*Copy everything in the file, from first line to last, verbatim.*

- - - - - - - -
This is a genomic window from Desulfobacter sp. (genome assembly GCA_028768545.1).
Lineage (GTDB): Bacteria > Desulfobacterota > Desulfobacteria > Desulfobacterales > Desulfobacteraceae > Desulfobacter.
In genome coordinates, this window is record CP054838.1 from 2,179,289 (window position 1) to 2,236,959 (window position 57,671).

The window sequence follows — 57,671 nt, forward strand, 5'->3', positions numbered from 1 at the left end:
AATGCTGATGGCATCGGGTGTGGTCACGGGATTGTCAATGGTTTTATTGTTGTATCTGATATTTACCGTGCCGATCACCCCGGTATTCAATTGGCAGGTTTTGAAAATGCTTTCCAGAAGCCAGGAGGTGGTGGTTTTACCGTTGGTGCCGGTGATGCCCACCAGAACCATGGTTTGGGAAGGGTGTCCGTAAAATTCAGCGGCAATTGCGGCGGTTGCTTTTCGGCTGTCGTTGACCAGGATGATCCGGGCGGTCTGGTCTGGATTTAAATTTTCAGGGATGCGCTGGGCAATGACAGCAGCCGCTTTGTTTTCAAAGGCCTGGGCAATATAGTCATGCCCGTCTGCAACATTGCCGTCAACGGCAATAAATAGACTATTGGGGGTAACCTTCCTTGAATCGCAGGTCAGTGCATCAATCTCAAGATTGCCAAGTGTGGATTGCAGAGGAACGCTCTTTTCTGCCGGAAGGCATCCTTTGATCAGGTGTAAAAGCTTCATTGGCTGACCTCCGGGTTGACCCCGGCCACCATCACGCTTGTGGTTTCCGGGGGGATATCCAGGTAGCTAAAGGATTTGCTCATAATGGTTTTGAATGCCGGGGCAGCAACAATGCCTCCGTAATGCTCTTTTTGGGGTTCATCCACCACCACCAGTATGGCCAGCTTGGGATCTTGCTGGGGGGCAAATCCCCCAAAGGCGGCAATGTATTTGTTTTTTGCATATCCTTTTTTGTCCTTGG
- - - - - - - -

This is a genomic window from Desulfobacter sp. (genome assembly GCA_028768545.1).
Lineage (GTDB): Bacteria > Desulfobacterota > Desulfobacteria > Desulfobacterales > Desulfobacteraceae > Desulfobacter.
In genome coordinates, this window is record CP054838.1 from 2,179,289 (window position 1) to 2,236,959 (window position 57,671).

The window sequence follows — 57,671 nt, forward strand, 5'->3', positions numbered from 1 at the left end:
AATGCTGATGGCATCGGGTGTGGTCACGGGATTGTCAATGGTTTTATTGTTGTATCTGATATTTACCGTGCCGATCACCCCGGTATTCAATTGGCAGGTTTTGAAAATGCTTTCCAGAAGCCAGGAGGTGGTGGTTTTACCGTTGGTGCCGGTGATGCCCACCAGAACCATGGTTTGGGAAGGGTGTCCGTAAAATTCAGCGGCAATTGCGGCGGTTGCTTTTCGGCTGTCGTTGACCAGGATGATCCGGGCGGTCTGGTCTGGATTTAAATTTTCAGGGATGCGCTGGGCAATGACAGCAGCCGCTTTGTTTTCAAAGGCCTGGGCAATATAGTCATGCCCGTCTGCAACATTGCCGTCAACGGCAATAAATAGACTATTGGGGGTAACCTTCCTTGAATCGCAGGTCAGTGCATCAATCTCAAGATTGCCAAGTGTGGATTGCAGAGGAACGCTCTTTTCTGCCGGAAGGCATCCTTTGATCAGGTGTAAAAGCTTCATTGGCTGACCTCCGGGTTGACCCCGGCCACCATCACGCTTGTGGTTTCCGGGGGGATATCCAGGTAGCTAAAGGATTTGCTCATAATGGTTTTGAATGCCGGGGCAGCAACAATGCCTCCGTAATGCTCTTTTTGGGGTTCATCCACCACCACCAGTATGGCCAGCTTGGGATCTTGCTGGGGGGCAAATCCCCCAAAGGCGGCAATGTATTTGTTTTTTGCATATCCTTTTTTGTCCTTGG